|Nutrition Facts (per serving)|
|Amount per serving|
|% Daily Value*|
|Total Fat 3g||4%|
|Saturated Fat 1g||6%|
|Total Carbohydrate 9g||3%|
|Dietary Fiber 0g||1%|
|Total Sugars 9g|
|Vitamin C 0mg||0%|
|*The % Daily Value (DV) tells you how much a nutrient in a food serving contributes to a daily diet. 2,000 calories a day is used for general nutrition advice.|
You don’t need to be a professional candy maker to produce your own fudge. Using the right ingredients and a candy thermometer ensures a smooth fudge without a hint of that gritty, sandy mouthfeel that is the result of improperly cooked sugar.
This is an easy old-fashioned fudge made with brown sugar and white sugar instead of white sugar only. Do not substitute the brown sugar with white sugar. Likewise, don't substitute turbinado or demerara (natural brown sugars usually sold as “raw sugar”); they have larger crystals and won’t melt down the way conventional brown sugar would so it will affect the outcome of the recipe. The brown sugar is what imparts the wonderful caramel flavor and color of the fudge.
Also make sure the milk you use is evaporated milk, which is unsweetened and won’t curdle at high temperatures. Condensed milk is different; it has sugar added.
While making fudge is an easy, straightforward process it is important be precise when measuring the temperature, and only a candy thermometer can do that. Gauging the temperature is not sufficient to know how long to cook the fudge and get the consistency right.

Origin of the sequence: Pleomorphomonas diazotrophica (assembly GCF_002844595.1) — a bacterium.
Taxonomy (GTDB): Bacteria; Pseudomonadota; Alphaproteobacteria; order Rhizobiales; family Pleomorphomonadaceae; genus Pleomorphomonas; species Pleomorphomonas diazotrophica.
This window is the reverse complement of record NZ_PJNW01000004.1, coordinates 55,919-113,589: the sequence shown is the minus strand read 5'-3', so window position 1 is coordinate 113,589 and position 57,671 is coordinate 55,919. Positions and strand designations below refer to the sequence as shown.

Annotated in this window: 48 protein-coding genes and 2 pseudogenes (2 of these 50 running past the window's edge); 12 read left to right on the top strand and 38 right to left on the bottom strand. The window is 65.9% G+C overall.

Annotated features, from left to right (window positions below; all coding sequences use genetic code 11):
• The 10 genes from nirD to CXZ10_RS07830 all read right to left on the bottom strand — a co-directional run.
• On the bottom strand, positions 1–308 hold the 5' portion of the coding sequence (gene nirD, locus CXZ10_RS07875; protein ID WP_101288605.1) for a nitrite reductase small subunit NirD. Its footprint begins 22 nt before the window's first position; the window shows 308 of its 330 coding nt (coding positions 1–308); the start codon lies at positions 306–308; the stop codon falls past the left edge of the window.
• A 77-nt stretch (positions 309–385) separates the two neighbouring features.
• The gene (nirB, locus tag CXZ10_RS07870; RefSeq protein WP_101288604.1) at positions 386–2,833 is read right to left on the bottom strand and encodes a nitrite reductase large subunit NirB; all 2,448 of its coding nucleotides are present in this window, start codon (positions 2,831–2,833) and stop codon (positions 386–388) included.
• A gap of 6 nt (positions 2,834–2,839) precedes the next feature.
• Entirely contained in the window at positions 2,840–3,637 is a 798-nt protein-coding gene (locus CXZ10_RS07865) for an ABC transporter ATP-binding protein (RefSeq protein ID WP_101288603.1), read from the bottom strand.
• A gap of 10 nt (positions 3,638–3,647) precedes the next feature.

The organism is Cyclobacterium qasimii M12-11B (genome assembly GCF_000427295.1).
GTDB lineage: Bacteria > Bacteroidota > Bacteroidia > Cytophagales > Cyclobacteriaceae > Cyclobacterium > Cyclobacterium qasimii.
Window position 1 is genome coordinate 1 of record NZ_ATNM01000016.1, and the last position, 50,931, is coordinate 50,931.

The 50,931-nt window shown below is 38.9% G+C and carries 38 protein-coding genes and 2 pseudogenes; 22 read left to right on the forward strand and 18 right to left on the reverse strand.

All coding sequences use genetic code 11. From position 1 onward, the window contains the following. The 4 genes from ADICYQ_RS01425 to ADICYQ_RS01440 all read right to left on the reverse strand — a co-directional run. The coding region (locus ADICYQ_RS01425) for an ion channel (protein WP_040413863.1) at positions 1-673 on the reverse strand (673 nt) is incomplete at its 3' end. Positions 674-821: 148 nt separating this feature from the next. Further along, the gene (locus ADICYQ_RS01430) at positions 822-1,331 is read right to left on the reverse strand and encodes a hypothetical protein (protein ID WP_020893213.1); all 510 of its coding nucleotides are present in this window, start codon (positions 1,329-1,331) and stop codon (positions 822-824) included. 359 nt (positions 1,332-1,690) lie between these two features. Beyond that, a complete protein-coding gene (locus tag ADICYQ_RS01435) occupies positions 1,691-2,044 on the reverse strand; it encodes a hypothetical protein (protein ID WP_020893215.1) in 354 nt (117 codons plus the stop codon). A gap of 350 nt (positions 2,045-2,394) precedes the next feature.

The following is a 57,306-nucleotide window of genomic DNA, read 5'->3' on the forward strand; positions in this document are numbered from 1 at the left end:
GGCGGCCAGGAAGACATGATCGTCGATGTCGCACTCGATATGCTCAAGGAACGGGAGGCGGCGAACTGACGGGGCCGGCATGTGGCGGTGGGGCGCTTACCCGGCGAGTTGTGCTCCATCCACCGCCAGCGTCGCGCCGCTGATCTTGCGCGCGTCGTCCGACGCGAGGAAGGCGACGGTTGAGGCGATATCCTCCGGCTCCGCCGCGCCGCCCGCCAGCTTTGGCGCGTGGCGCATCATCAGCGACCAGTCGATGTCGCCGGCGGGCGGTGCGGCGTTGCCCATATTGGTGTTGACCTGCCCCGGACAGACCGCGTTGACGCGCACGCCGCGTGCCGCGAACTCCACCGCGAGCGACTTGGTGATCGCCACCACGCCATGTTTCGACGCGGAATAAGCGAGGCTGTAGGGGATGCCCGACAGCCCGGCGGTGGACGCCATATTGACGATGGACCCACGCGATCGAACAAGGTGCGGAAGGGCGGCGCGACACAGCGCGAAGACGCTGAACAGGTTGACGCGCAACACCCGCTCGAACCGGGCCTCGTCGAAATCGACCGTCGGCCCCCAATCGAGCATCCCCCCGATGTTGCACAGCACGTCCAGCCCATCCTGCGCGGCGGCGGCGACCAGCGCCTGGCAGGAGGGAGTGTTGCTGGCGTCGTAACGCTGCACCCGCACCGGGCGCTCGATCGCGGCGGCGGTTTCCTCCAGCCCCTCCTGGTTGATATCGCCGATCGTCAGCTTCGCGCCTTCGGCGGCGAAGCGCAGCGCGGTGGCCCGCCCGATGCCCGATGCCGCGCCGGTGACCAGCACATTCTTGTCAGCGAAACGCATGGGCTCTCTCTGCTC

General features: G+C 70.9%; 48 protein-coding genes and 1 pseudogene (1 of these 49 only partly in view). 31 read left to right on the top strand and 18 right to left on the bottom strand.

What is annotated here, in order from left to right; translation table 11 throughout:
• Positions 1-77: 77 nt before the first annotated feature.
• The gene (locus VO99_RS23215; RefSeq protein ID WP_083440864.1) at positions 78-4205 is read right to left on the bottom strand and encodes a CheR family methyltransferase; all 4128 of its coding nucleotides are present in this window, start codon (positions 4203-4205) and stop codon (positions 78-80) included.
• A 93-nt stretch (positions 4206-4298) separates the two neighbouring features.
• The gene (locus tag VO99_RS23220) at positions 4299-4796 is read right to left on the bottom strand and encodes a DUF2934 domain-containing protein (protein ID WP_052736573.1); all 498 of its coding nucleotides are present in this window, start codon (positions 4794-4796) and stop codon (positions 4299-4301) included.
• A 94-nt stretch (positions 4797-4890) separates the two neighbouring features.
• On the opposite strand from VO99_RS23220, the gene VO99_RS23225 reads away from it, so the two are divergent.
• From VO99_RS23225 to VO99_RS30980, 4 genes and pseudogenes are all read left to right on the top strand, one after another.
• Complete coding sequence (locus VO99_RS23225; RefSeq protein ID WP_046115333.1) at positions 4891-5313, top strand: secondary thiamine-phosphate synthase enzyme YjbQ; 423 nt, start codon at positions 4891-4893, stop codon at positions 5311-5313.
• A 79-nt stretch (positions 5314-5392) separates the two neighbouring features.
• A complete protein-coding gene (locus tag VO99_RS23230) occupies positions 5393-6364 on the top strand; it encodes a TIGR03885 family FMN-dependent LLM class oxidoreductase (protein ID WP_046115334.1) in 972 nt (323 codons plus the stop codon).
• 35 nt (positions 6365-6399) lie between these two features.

Like all fudge, this makes a wonderful Christmas, Valentine’s Day, or Mother’s Day gift. You can also wrap the fudge squares individually like bonbons in waxed paper for a shower or a party. For a double or triple treat assortment, also make a dark chocolate fudge or a white chocolate fudge so you can offer your guests fudge in three colors.
Store the fudge in an airtight container at room temperature for up to two weeks, in the fridge for up to four weeks, or in the freezer for up to three months.
In a medium saucepan set over medium heat, combine brown sugar, white sugar, evaporated milk, and butter.
Cook, stirring occasionally, to the soft-ball stage or 236 F to 238 F on a candy thermometer. Remove from heat.
Add vanilla (do not stir) and let cool to lukewarm.
When lukewarm, beat the fudge with a wooden spoon until the mixture loses its gloss. Stir in the nuts.
Pour into a buttered 8-inch pan or pie plate.
Cool brown sugar fudge until firm and cut into small squares
- Do not substitute the evaporated milk in this recipe with any other type of dairy product, especially not sweetened condensed milk. They are two different products. Evaporated milk is milk that has been cooked to reduce its water content and stabilize it so it won't curdle when cooked at high temperatures—perfect for fudge.